The U.S. Court of Appeals for the Second Circuit recently affirmed (by summary order) a dismissal of a claim, arising from a female student’s alleged harassment and bullying, under Title IX of the Education Amendments of 1972. The decision is KF ex rel. CF v. Monroe Woodbury Central School Dist., 13-516-cv, decided August 27, 2013.
Plaintiffs alleged that defendant denied their daughter (identified only as “CF” in the order) the benefits of a public education on the basis of sex, in violation of Title IX. That statute, codified at 20 U.S.C. §§ 1681–88, provides (in relevant part):
No person in the United States shall, on the basis of sex, be excluded from participation in, be denied the benefits of, or be subjected to discrimination under any education program or activity receiving Federal financial assistance.
The court summarized the “distressing” (its characterization) allegations as follows:
[D]uring the eighth and ninth grades, CF suffered intense and prolonged teasing—indeed, “bullying”—and on two occasions was sexually assaulted. In each instance, a male student demanded that CF perform a sexual act and touched CF in an inappropriate, unwelcome, and invasive manner. CF did not tell anyone about either encounter, but developed severe anxiety and began harming herself. Attending school soon made CF so anxious that she began receiving two hours of daily tutoring at home in lieu of going to high school with her peers. Approximately eleven months after the second assault occurred, CF attended a thirty-day, intensive (and apparently full-time) treatment program, where she revealed for the first time that she had been sexually molested.
Plaintiffs sued after defendant addressed the situation – inadequately in their view – by recommending that CF attend an out-of-district program (which was apparently attended by students with serious disciplinary records) and providing CF with a tutor.
The court summarized the legal standard under Title IX as follows:
A school district receiving federal funds may, in certain circumstances, be held liable under Title IX for sexual harassment committed by one student against another. … However, to prevail in such an action under Title IX, a plaintiff must prove that the school’s deliberate indifference … caused him or her to undergo harassment or made him or her liable or vulnerable to it. … [A] school district’s actions are only deliberately indifferent if they were clearly unreasonable in light of the known circumstances. … [A] court must accord sufficient deference to the decisions of school disciplinarians” and that “victims do not have a right to specific remedial measures.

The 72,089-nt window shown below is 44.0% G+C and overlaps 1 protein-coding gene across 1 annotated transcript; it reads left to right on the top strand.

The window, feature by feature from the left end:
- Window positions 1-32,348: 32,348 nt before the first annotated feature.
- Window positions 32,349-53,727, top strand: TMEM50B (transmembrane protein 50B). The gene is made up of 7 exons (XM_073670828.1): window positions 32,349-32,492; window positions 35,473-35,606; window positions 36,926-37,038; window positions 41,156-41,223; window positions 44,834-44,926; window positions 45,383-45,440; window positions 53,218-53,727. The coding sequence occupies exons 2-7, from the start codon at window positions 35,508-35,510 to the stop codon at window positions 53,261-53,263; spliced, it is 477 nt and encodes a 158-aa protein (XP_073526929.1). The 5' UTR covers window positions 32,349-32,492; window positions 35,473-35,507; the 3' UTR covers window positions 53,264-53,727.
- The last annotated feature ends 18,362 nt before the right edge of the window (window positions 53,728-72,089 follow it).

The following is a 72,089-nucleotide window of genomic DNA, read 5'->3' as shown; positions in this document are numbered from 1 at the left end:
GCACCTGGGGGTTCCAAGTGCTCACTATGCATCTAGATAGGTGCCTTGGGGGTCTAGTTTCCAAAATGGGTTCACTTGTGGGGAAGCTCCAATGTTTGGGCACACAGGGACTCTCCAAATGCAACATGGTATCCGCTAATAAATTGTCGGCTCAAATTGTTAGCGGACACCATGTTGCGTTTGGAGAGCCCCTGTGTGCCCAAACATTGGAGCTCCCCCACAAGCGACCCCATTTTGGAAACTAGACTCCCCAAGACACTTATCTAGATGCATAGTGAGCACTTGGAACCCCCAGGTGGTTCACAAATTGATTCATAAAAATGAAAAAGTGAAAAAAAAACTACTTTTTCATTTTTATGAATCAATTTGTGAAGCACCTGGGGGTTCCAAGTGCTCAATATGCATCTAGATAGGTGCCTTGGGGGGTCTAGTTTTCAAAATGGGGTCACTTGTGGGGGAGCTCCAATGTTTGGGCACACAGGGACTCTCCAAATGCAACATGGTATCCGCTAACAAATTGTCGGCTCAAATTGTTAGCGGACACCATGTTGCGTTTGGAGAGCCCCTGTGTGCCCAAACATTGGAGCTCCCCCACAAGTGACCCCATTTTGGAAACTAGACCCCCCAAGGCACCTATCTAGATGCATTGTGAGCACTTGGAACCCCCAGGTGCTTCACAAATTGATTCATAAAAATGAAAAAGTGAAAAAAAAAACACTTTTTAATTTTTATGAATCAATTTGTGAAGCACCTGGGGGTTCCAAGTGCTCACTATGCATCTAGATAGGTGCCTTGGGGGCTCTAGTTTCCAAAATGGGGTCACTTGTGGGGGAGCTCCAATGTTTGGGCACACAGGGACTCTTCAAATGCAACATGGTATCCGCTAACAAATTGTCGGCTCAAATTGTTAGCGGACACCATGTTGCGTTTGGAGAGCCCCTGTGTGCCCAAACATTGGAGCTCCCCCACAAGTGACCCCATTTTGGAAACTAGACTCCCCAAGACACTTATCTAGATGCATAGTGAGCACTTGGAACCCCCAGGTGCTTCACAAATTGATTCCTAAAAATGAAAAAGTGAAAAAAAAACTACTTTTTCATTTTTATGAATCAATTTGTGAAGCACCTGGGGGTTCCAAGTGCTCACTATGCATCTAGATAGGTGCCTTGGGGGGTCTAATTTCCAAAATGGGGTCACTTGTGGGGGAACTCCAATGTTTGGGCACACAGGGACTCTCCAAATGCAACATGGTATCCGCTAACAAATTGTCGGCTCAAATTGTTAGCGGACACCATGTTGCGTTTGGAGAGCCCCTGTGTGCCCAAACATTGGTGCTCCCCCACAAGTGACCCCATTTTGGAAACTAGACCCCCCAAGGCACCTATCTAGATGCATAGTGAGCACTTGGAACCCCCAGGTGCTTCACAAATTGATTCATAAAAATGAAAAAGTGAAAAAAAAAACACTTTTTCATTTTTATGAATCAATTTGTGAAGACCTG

The Second Circuit agreed with the district court that defendant’s response to the bullying allegations did not, as a matter of law, demonstrate “deliberate indifference.”
Specifically, there was no charge that the school “unreasonably delayed its response or failed to prevent future harassment”; rather, it “met with CF’s parents, offered them alternatives to CF attending high school, and explained that they were entitled to file a grievance if they felt it was appropriate.” This, according to the court, was enough.
While the school did not take certain additional steps, such as acceding to CF’s parents’ request to place their daughter in a high school in another district (which plaintiffs failed to prove defendant had the power to do), plaintiffs did not “have a right to specific remedial measures.”
Plaintiffs therefore failed to demonstrate that defendant was “deliberately indifferent such that it caused CF to undergo harassment or made her liable or vulnerable to it.”